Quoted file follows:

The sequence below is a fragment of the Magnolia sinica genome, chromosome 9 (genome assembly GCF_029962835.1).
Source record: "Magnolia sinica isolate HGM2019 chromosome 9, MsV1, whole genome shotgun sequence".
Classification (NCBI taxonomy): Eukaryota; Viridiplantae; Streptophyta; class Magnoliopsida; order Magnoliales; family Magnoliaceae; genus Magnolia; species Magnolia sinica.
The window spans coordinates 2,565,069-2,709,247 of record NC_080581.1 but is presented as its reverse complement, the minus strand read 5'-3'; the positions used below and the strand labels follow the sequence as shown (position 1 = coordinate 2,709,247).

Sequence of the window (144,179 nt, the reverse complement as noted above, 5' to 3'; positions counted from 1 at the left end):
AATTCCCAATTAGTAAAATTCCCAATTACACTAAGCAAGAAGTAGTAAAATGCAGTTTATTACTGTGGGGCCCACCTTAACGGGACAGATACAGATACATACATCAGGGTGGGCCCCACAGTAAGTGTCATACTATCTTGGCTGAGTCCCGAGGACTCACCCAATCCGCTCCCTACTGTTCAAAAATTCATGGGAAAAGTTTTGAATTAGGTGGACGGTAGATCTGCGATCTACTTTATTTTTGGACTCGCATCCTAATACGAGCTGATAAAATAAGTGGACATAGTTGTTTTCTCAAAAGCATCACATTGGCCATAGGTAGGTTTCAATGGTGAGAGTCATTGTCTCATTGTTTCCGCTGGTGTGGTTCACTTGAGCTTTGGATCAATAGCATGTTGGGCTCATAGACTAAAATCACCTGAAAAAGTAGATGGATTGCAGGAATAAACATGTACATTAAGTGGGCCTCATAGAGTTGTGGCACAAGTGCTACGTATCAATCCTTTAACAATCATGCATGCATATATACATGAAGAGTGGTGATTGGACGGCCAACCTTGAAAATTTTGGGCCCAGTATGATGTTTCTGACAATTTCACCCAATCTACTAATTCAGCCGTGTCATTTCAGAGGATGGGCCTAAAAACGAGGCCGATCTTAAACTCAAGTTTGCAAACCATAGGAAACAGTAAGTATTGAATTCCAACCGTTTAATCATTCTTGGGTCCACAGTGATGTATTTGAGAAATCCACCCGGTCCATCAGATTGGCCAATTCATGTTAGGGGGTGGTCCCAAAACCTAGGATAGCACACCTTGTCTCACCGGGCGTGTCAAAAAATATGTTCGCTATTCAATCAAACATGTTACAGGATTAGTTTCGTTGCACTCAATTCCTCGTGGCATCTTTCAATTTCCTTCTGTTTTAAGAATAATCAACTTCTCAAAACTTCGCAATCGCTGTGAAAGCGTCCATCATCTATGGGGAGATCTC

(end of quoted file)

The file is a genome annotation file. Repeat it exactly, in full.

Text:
The sequence below is a fragment of the Magnolia sinica genome, chromosome 9 (genome assembly GCF_029962835.1).
Source record: "Magnolia sinica isolate HGM2019 chromosome 9, MsV1, whole genome shotgun sequence".
Classification (NCBI taxonomy): Eukaryota; Viridiplantae; Streptophyta; class Magnoliopsida; order Magnoliales; family Magnoliaceae; genus Magnolia; species Magnolia sinica.
The window spans coordinates 2,565,069-2,709,247 of record NC_080581.1 but is presented as its reverse complement, the minus strand read 5'-3'; the positions used below and the strand labels follow the sequence as shown (position 1 = coordinate 2,709,247).

Sequence of the window (144,179 nt, the reverse complement as noted above, 5' to 3'; positions counted from 1 at the left end):
AATTCCCAATTAGTAAAATTCCCAATTACACTAAGCAAGAAGTAGTAAAATGCAGTTTATTACTGTGGGGCCCACCTTAACGGGACAGATACAGATACATACATCAGGGTGGGCCCCACAGTAAGTGTCATACTATCTTGGCTGAGTCCCGAGGACTCACCCAATCCGCTCCCTACTGTTCAAAAATTCATGGGAAAAGTTTTGAATTAGGTGGACGGTAGATCTGCGATCTACTTTATTTTTGGACTCGCATCCTAATACGAGCTGATAAAATAAGTGGACATAGTTGTTTTCTCAAAAGCATCACATTGGCCATAGGTAGGTTTCAATGGTGAGAGTCATTGTCTCATTGTTTCCGCTGGTGTGGTTCACTTGAGCTTTGGATCAATAGCATGTTGGGCTCATAGACTAAAATCACCTGAAAAAGTAGATGGATTGCAGGAATAAACATGTACATTAAGTGGGCCTCATAGAGTTGTGGCACAAGTGCTACGTATCAATCCTTTAACAATCATGCATGCATATATACATGAAGAGTGGTGATTGGACGGCCAACCTTGAAAATTTTGGGCCCAGTATGATGTTTCTGACAATTTCACCCAATCTACTAATTCAGCCGTGTCATTTCAGAGGATGGGCCTAAAAACGAGGCCGATCTTAAACTCAAGTTTGCAAACCATAGGAAACAGTAAGTATTGAATTCCAACCGTTTAATCATTCTTGGGTCCACAGTGATGTATTTGAGAAATCCACCCGGTCCATCAGATTGGCCAATTCATGTTAGGGGGTGGTCCCAAAACCTAGGATAGCACACCTTGTCTCACCGGGCGTGTCAAAAAATATGTTCGCTATTCAATCAAACATGTTACAGGATTAGTTTCGTTGCACTCAATTCCTCGTGGCATCTTTCAATTTCCTTCTGTTTTAAGAATAATCAACTTCTCAAAACTTCGCAATCGCTGTGAAAGCGTCCATCATCTATGGGGAGATCTC